Varosha became a ghost town actually just before BAE merged with BOAC in 1974 (to form the single national airline British Airways of today). Incidentally, my first ever flight (I was about ten) was on a BEA plane of the type seen here, a British-built Hawker Siddeley Trident, namely on a short flight from Hamburg to West Berlin, landing at the legendary Tempelhof Airport. A Cypriot Airlines Trident still sits marooned on Nicosia’s former international airport, which fell into the UN-administered buffer zone (Green Line) following the Turkish invasion and partition of the island in 1974. That abandoned airport is not normally accessible for tourists, but you can go on a ‘virtual tour’ of it at this project’s website (external link, opens in a new tab).

Not far away from the ex-travel agent’s office is a large Toyota sign on the roof of a corner building. And I wonder whether that may be home to that fabled car showroom (see above). Unfortunately, though, you cannot look inside. And the UN post outside suggested that trying to peek in might not be such a good idea.

UN post in front of a former car showroom

A bit further west the road for tourists ends (by a small reactivated mosque). From here the streets leading away are in the forbidden zone. On the fence on the right you can just about make out the typical Turkish signs forbidding entry and photography:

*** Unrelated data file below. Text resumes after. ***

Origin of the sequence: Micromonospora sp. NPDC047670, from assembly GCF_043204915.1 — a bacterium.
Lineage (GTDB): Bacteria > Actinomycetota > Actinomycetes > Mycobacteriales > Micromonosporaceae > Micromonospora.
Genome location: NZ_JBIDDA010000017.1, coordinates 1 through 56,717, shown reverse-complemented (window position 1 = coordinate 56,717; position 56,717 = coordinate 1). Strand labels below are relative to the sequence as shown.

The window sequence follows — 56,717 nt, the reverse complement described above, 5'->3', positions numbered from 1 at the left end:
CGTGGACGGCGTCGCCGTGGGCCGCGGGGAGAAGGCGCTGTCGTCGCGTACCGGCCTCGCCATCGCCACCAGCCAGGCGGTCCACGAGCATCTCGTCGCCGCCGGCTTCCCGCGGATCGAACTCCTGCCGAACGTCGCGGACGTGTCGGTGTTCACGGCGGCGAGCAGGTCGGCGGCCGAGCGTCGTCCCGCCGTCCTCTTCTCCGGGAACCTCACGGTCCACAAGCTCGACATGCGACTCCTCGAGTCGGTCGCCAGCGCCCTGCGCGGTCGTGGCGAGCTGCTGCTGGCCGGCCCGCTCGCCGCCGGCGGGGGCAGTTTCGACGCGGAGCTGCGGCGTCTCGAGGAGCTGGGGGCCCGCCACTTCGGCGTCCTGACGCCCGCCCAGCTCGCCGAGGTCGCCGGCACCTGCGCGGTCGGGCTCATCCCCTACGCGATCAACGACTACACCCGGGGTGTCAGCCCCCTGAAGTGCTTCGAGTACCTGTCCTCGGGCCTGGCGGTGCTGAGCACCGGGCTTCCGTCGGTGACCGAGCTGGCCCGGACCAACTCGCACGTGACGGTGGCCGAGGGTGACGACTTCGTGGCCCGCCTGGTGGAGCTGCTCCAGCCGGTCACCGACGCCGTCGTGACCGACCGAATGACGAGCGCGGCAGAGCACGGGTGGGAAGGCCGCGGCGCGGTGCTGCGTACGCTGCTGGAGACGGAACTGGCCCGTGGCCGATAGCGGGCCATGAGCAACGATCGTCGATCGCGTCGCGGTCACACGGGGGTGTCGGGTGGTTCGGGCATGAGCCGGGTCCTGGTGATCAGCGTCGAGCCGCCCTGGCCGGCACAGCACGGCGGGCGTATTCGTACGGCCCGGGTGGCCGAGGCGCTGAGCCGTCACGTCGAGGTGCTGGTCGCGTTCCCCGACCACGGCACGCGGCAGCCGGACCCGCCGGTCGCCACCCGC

at the end of the tourist road

In other places barbed wire (or rather razor wire) makes it clear that you are not supposed to proceed any further here (same photo as the featured one at the top of this post).

access forbidden and made impossible

There is, however, a part of Varosha that is freely accessible and has been since long before the partial opening up of the ghost town. That is Palm Beach at the point where Varosha and old Famagusta meet, i.e. in the Turkish North Cyprus part.

Varosha and Palm Beach

This is also where the largest of the abandoned hotel high-rises stand. Spot the war damage on the back of the first hotel on the right of this frame. There’s a functioning hotel just to the north of this spot overlooking this beach and that’s where I stayed when I was there in January. It’s imaginatively (not!) called Palm Beach Hotel, even though there aren’t actually that many palm trees around here.

I don’t normally care much about beaches (in fact a beach crowded with sea-and-sun holidaymakers is the closest I can imagine to Hell on Earth), but this particular beach obviously has its unique dark attraction. Fortunately it was off season, so the beach was largely deserted. I wouldn’t want to be there in summer when it’s packed.

But so much for this post about this fabled ghost town. Again: to read more background info and to see even more photos please go to the Varosha chapter on my main website.